When I interview a new C++ programmer, my favorite question is not about const-correctness or virtual tables, but: "Do you comment your code?". I still ask about virtual tables, but asking about code comments always springs some interesting discussions and gives me a good insight about the level of care the aspiring programmer puts in crafting his code to not only make it correct and fast, but also to make it easy to work with. I witnessed puzzled faces wondering if that was a trick question (yes it is), and one unlucky candidate pushed his luck to a very bold "which good programmer doesn’t comment his code!". Me.
I don’t know if not commenting my code makes me a good programmer, but it surely forces me to go a long way to make it so my code is as clean and as self-documenting as I can possibly make it.
But I lied: it’s not true that I never write any comment, a more precise principle I adhere to as much as possible is:
- Comment only what can’t be expressed in code
Which is very little in my experience.
More precisely my adversity to comments stems from the DRY principle:
- Don’t Repeat Yourself
Intentions in code should be expressed once and only once: code comments are very often a blatant violation of the DRY principle, which usually leads to several nasty problems and inefficiencies. For once, whenever there is a duplication in code of any form, changes to that bit of code must be done at least twice. Comments are no exception: to be remotely useful they must be kept in sync with the code they describe, but, being us programmers very creative and intelligent people (and lazy), it’s guaranteed we will sometimes forget to update comments when we modify, fix, update a bunch of code. A wrong comment is not only useless, it’s actually harmful. In a see of green what I’m interested in is the code: that’s where the meaning is, that’s where the bug is if I’m looking for one. Comments are noise, and often wrong. If the code is so complicated that can’t be understood without comments, my suggestion is to rewrite it and make it clear, our fellow workmates will thank us for the extra effort and love.
So when it comes to comments, I follow one guideline very strictly:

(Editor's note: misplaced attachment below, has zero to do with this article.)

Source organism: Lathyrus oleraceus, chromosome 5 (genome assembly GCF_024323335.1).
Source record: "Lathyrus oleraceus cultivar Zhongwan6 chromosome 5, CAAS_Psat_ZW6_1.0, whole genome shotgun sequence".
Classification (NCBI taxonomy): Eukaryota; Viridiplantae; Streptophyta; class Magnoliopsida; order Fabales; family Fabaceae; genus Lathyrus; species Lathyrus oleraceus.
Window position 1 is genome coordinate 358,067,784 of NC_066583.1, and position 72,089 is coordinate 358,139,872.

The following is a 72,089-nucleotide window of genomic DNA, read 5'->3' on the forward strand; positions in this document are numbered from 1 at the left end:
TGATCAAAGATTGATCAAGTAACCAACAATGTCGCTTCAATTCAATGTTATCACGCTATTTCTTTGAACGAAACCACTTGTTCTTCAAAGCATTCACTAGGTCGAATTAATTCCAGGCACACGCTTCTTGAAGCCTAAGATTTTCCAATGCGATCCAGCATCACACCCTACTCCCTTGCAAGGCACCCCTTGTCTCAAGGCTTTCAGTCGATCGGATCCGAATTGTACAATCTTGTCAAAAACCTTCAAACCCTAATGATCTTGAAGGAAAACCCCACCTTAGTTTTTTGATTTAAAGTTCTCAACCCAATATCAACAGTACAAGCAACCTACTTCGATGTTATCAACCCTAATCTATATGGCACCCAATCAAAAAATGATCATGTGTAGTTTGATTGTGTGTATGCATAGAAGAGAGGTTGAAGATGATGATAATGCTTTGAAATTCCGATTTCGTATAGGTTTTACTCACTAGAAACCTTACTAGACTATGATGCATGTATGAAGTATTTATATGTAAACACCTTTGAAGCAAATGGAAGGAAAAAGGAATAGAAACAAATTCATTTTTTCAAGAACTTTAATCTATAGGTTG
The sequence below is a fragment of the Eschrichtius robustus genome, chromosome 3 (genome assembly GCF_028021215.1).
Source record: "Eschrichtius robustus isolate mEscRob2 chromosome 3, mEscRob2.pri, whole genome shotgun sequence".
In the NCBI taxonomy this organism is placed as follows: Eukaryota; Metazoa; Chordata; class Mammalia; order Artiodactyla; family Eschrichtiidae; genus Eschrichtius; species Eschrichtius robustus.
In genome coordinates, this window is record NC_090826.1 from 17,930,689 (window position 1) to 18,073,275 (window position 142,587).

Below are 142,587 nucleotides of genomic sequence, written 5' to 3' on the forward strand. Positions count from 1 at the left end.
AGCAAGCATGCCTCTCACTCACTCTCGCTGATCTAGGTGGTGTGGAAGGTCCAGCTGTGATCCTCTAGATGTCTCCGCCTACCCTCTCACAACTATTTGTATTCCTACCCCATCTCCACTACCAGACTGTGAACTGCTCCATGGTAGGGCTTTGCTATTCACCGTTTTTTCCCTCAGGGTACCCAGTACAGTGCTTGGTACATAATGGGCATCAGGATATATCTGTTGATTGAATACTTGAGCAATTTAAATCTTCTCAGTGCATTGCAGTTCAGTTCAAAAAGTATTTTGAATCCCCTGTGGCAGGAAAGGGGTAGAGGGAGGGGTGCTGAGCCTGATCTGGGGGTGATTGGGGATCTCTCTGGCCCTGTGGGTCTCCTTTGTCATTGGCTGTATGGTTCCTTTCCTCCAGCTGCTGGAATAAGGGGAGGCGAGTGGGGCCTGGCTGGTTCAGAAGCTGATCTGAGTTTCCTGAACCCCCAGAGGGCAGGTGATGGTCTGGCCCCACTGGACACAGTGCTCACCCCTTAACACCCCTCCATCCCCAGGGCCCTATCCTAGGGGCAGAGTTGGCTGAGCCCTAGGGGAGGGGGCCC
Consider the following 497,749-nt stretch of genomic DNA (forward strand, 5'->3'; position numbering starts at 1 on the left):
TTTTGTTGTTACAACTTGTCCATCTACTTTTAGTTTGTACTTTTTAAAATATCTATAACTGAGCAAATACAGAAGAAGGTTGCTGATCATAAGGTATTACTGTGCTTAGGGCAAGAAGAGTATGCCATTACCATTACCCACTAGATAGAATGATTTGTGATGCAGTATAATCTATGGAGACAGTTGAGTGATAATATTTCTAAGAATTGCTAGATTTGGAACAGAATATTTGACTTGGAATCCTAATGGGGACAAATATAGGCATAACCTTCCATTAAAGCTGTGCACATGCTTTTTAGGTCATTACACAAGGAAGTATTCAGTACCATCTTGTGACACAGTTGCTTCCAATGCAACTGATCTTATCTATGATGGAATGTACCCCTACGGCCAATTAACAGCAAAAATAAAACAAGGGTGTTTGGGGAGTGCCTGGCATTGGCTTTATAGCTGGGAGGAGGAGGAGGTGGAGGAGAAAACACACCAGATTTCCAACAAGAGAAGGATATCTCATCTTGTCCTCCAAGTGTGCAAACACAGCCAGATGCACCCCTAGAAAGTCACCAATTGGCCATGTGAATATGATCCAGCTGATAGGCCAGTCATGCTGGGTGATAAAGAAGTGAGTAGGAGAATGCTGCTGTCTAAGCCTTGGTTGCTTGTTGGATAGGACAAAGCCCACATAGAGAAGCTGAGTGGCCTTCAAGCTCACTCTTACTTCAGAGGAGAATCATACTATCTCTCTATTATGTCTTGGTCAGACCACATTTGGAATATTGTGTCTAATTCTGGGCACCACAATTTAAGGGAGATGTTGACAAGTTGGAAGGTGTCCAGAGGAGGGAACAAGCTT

- Whenever you feel the need to write a comment, write a method instead
I’m a sucker for code that reads like English, it’s self explaining and tells me right there everything I really need to know about itself, in a nice executable form, with no duplication.
An interesting consequence of applying this guideline extensively is that code tends to nicely divide itself in small units of behaviour, one per method, that are easy to reuse, further reducing the overall amount of code (that will inevitably spawn a bug at some point). No Comment is for me a powerful incentive to factorize code.
But there’s never a free lunch, and very rarely the perfect solution or methodology: I’ve found out that my style of layering abstractions over abstractions, keeping methods short and easily understandable, makes reading code difficult for a certain class of programmers who need to see the inner details of an algorithm in order to understand it fully: my style slows them down, since they have to jump back and forth to have the full picture, including details. These programmers are often very bright and you want to put them in the most comfortable position to weave their magic.
It’s an issue in my style that I haven’t fully resolved, and I’m very open to suggestions here: I believe it’s a matter of finding the sweet spot between abstractions and details, and it probably depends on the team and the actual people we have to work with. At the end of the day the goal is the best productivity possible for the whole team.